California Booze Regulators Seek Swift Sanctions Amid Virus

The new proposed regulations take a tougher tone even as the state is relaxing rules for sit-down dining in select counties.

Jay Esopenko, owner of the cheese, wine and charcuterie bar Union Larder, wears a face mask while interviewed during the coronavirus outbreak in San Francisco, Tuesday, May 12, 2020.
AP Photo/Jeff Chiu

California’s bar and restaurant regulators are seeking emergency powers to immediately crack down on businesses that refuse to follow state rules intended to slow the spread of the coronavirus,

“Bad actors are gaming the system,” the Department of Alcoholic Beverage Control said in its filing this week. “Because they see an impending death sentence for their business on the horizon, they have no reasonable incentive to correct their behavior and abide by the rules.”

The new proposed regulations take a tougher tone even as the state is relaxing rules for sit-down dining in select counties. Bars and restaurants elsewhere can only sell alcohol in sealed containers for takeout, and it must be sold with food.

The pending regulations would allow the department to immediately but temporarily suspend or limit licenses while the normal disciplinary process continues. Businesses could still appeal regulators’ emergency decisions to Superior Courts.

Under the current rules, businesses can remain open while they fight the sanctions through administrative appeals and the courts, “profiting for as long as they can with an absolute disregard for the law,” the department said.

The California Restaurant Association did not immediately comment Wednesday.

Modoc, Sutter and Yuba counties last week allowed businesses to reopen despite the threat of state sanctions. Supervisors in Stanislaus County this week unanimously voted to not spend county money enforcing the state’s restrictions.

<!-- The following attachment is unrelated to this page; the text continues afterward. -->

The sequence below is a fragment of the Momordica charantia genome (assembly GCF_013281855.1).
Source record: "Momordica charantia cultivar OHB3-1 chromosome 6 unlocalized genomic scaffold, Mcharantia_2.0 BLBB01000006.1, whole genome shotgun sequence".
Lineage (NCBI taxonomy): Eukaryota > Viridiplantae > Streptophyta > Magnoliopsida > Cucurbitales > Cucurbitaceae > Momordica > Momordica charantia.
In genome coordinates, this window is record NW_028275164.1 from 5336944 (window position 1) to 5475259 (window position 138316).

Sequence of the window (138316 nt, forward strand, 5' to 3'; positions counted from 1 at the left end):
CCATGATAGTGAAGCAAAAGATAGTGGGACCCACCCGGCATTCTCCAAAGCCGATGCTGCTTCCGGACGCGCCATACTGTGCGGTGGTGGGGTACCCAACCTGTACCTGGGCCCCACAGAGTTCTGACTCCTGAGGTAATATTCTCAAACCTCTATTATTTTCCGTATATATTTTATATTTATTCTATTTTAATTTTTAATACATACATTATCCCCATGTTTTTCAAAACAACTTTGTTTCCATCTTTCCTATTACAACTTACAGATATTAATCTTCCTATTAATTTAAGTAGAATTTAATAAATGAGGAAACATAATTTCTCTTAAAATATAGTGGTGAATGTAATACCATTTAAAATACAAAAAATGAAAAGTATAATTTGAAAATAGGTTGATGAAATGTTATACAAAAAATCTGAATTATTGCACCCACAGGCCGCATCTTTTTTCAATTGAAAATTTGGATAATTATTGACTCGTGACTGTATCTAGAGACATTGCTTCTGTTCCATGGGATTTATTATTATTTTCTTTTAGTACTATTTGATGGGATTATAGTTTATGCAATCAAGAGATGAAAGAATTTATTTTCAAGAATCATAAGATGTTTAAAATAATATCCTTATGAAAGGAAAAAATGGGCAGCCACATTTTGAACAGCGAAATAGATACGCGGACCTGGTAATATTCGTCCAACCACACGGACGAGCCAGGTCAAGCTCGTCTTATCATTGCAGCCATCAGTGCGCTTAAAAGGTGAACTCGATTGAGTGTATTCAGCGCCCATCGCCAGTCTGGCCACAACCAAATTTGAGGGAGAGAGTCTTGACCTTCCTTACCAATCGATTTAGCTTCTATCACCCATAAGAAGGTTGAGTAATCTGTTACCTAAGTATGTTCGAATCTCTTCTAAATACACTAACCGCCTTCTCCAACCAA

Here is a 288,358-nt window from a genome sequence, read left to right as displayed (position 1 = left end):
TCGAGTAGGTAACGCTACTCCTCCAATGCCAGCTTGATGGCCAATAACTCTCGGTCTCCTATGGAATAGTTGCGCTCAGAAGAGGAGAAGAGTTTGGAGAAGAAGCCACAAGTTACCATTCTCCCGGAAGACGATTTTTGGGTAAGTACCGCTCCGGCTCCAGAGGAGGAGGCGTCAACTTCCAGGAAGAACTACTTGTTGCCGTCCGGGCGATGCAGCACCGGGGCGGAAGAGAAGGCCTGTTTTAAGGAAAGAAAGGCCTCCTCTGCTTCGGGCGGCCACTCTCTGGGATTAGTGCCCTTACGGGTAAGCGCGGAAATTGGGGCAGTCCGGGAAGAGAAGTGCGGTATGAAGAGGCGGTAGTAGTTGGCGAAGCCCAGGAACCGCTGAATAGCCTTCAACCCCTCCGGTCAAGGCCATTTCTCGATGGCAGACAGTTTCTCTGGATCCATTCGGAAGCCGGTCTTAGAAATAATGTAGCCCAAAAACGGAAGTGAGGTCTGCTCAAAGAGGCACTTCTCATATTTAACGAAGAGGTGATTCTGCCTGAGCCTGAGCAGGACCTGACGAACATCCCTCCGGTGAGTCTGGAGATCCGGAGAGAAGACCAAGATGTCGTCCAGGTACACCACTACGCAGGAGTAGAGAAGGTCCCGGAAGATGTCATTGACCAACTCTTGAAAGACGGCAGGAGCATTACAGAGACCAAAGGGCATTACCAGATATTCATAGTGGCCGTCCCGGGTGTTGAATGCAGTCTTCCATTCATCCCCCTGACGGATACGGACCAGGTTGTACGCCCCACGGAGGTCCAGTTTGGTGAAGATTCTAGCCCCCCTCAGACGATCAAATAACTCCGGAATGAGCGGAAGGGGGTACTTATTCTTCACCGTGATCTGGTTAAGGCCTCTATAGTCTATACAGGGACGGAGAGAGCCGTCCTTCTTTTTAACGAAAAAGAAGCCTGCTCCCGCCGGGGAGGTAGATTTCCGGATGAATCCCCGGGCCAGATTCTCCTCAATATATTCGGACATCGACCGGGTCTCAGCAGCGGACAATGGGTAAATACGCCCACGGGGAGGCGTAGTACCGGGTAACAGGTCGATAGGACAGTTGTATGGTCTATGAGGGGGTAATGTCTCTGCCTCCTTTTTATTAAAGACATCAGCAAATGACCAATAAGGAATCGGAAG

“The ends don’t justify the means to what we’re doing right now,” Stanislaus County Supervisor Terry Withrow said Wednesday. The enforced isolation is causing its own mental and economic hardships, he said, while the county’s infections and deaths have been mainly tied to a few coronavirus hotspots.

El Dorado County, east of Sacramento, was one of the first counties that have permission to more swiftly reopen businesses, including sit-down restaurants. But county spokeswoman Carla Hass said it would be up to state regulators to crack down on state licensees who violate safety requirements, while county officials would only seek to educate rule-breakers.

State regulators have tried to work with the industry to allow flexibility, department spokesman John Carr said Wednesday. “The goal is to get people back to work, but to do it safely,” he said.

At last count, regulators had contacted 111 licensees in 43 of the state’s 58 counties, but they had begun just three disciplinary actions while other investigations were ongoing, Carr said. He said most businesses readily complied.

However, the department’s filing asserts: “Many businesses and citizens have demonstrated an unwillingness to abide by the public health orders and have instead opened for business.”

That creates public health risks that require immediate enforcement, it argues. For most people, the virus causes mild or moderate symptoms for up to three weeks. The vast majority recover. Some older adults and people with existing health problems can experience severe illness, including pneumonia, and death.

The department said it was already planning to toughen its rules before the coronavirus, but it now is speeding up the effort. Its filing projects that businesses will appeal to a Superior Court just once or twice each year.

Monday’s filing triggered a 15 day administrative review process that includes a five-day public comment period before the Office of Administrative Law approves or rejects the proposal. Once that is completed, the emergency rules will take effect as soon as they are filed with the secretary of state.

The department said it then intends to continue the normal months-long rule-making process to make the tougher regulations permanent.

Copyright AP - Associated Press
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